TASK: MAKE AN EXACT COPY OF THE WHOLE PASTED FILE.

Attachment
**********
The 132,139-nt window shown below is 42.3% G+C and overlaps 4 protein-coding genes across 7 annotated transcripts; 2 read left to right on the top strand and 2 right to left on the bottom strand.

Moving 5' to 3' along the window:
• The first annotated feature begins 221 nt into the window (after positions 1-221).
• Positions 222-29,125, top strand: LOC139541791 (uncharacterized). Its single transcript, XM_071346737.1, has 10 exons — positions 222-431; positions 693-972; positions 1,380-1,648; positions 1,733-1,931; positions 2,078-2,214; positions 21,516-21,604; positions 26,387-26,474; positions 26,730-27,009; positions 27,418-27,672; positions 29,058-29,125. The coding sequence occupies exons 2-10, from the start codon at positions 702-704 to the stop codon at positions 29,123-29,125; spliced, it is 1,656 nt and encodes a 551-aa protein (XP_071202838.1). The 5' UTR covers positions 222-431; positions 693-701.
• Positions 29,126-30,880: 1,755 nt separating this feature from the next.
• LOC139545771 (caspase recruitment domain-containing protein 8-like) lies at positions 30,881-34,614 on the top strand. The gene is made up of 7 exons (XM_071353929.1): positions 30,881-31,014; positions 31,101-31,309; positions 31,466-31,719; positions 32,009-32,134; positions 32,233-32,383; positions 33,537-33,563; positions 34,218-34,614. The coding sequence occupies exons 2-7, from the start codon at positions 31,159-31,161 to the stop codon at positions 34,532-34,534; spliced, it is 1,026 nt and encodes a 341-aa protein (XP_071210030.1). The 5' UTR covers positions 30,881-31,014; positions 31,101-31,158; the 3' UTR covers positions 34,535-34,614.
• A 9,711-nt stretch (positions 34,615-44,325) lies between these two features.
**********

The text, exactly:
The 132,139-nt window shown below is 42.3% G+C and overlaps 4 protein-coding genes across 7 annotated transcripts; 2 read left to right on the top strand and 2 right to left on the bottom strand.

Moving 5' to 3' along the window:
• The first annotated feature begins 221 nt into the window (after positions 1-221).
• Positions 222-29,125, top strand: LOC139541791 (uncharacterized). Its single transcript, XM_071346737.1, has 10 exons — positions 222-431; positions 693-972; positions 1,380-1,648; positions 1,733-1,931; positions 2,078-2,214; positions 21,516-21,604; positions 26,387-26,474; positions 26,730-27,009; positions 27,418-27,672; positions 29,058-29,125. The coding sequence occupies exons 2-10, from the start codon at positions 702-704 to the stop codon at positions 29,123-29,125; spliced, it is 1,656 nt and encodes a 551-aa protein (XP_071202838.1). The 5' UTR covers positions 222-431; positions 693-701.
• Positions 29,126-30,880: 1,755 nt separating this feature from the next.
• LOC139545771 (caspase recruitment domain-containing protein 8-like) lies at positions 30,881-34,614 on the top strand. The gene is made up of 7 exons (XM_071353929.1): positions 30,881-31,014; positions 31,101-31,309; positions 31,466-31,719; positions 32,009-32,134; positions 32,233-32,383; positions 33,537-33,563; positions 34,218-34,614. The coding sequence occupies exons 2-7, from the start codon at positions 31,159-31,161 to the stop codon at positions 34,532-34,534; spliced, it is 1,026 nt and encodes a 341-aa protein (XP_071210030.1). The 5' UTR covers positions 30,881-31,014; positions 31,101-31,158; the 3' UTR covers positions 34,535-34,614.
• A 9,711-nt stretch (positions 34,615-44,325) lies between these two features.